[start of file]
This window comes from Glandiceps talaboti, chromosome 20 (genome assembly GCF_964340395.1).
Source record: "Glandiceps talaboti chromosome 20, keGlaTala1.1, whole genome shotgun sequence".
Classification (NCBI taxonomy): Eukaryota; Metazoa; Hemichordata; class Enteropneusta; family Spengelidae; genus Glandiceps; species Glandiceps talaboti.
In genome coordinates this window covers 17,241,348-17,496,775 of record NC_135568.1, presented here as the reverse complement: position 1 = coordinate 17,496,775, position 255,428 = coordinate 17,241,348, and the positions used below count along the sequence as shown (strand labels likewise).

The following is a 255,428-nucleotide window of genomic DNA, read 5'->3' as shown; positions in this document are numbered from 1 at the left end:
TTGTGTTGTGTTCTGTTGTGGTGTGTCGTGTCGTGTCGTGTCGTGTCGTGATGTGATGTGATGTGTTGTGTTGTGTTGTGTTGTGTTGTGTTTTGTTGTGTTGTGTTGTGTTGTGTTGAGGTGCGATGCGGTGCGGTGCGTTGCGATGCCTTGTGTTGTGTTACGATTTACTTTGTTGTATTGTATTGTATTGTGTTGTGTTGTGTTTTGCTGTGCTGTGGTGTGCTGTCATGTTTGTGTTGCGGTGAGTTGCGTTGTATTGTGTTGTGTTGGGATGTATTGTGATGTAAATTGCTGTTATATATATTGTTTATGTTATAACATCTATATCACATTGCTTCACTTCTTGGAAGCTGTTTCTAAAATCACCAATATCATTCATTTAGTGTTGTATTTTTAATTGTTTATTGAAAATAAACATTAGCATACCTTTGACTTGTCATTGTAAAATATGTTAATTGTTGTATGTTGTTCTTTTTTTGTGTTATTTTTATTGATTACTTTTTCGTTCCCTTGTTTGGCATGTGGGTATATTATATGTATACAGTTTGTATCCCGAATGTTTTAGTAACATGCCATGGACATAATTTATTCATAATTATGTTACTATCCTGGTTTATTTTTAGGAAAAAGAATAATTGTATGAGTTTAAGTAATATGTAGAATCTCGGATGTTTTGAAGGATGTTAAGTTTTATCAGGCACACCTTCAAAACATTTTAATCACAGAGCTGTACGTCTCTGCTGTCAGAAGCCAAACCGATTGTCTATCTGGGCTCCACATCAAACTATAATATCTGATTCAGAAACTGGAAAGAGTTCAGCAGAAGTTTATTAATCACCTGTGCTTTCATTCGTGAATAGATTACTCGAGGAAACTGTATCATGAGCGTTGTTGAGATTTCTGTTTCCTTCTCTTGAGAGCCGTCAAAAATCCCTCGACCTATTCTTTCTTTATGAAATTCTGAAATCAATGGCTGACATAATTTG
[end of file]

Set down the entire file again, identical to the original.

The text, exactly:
This window comes from Glandiceps talaboti, chromosome 20 (genome assembly GCF_964340395.1).
Source record: "Glandiceps talaboti chromosome 20, keGlaTala1.1, whole genome shotgun sequence".
Classification (NCBI taxonomy): Eukaryota; Metazoa; Hemichordata; class Enteropneusta; family Spengelidae; genus Glandiceps; species Glandiceps talaboti.
In genome coordinates this window covers 17,241,348-17,496,775 of record NC_135568.1, presented here as the reverse complement: position 1 = coordinate 17,496,775, position 255,428 = coordinate 17,241,348, and the positions used below count along the sequence as shown (strand labels likewise).

The following is a 255,428-nucleotide window of genomic DNA, read 5'->3' as shown; positions in this document are numbered from 1 at the left end:
TTGTGTTGTGTTCTGTTGTGGTGTGTCGTGTCGTGTCGTGTCGTGTCGTGATGTGATGTGATGTGTTGTGTTGTGTTGTGTTGTGTTGTGTTTTGTTGTGTTGTGTTGTGTTGTGTTGAGGTGCGATGCGGTGCGGTGCGTTGCGATGCCTTGTGTTGTGTTACGATTTACTTTGTTGTATTGTATTGTATTGTGTTGTGTTGTGTTTTGCTGTGCTGTGGTGTGCTGTCATGTTTGTGTTGCGGTGAGTTGCGTTGTATTGTGTTGTGTTGGGATGTATTGTGATGTAAATTGCTGTTATATATATTGTTTATGTTATAACATCTATATCACATTGCTTCACTTCTTGGAAGCTGTTTCTAAAATCACCAATATCATTCATTTAGTGTTGTATTTTTAATTGTTTATTGAAAATAAACATTAGCATACCTTTGACTTGTCATTGTAAAATATGTTAATTGTTGTATGTTGTTCTTTTTTTGTGTTATTTTTATTGATTACTTTTTCGTTCCCTTGTTTGGCATGTGGGTATATTATATGTATACAGTTTGTATCCCGAATGTTTTAGTAACATGCCATGGACATAATTTATTCATAATTATGTTACTATCCTGGTTTATTTTTAGGAAAAAGAATAATTGTATGAGTTTAAGTAATATGTAGAATCTCGGATGTTTTGAAGGATGTTAAGTTTTATCAGGCACACCTTCAAAACATTTTAATCACAGAGCTGTACGTCTCTGCTGTCAGAAGCCAAACCGATTGTCTATCTGGGCTCCACATCAAACTATAATATCTGATTCAGAAACTGGAAAGAGTTCAGCAGAAGTTTATTAATCACCTGTGCTTTCATTCGTGAATAGATTACTCGAGGAAACTGTATCATGAGCGTTGTTGAGATTTCTGTTTCCTTCTCTTGAGAGCCGTCAAAAATCCCTCGACCTATTCTTTCTTTATGAAATTCTGAAATCAATGGCTGACATAATTTG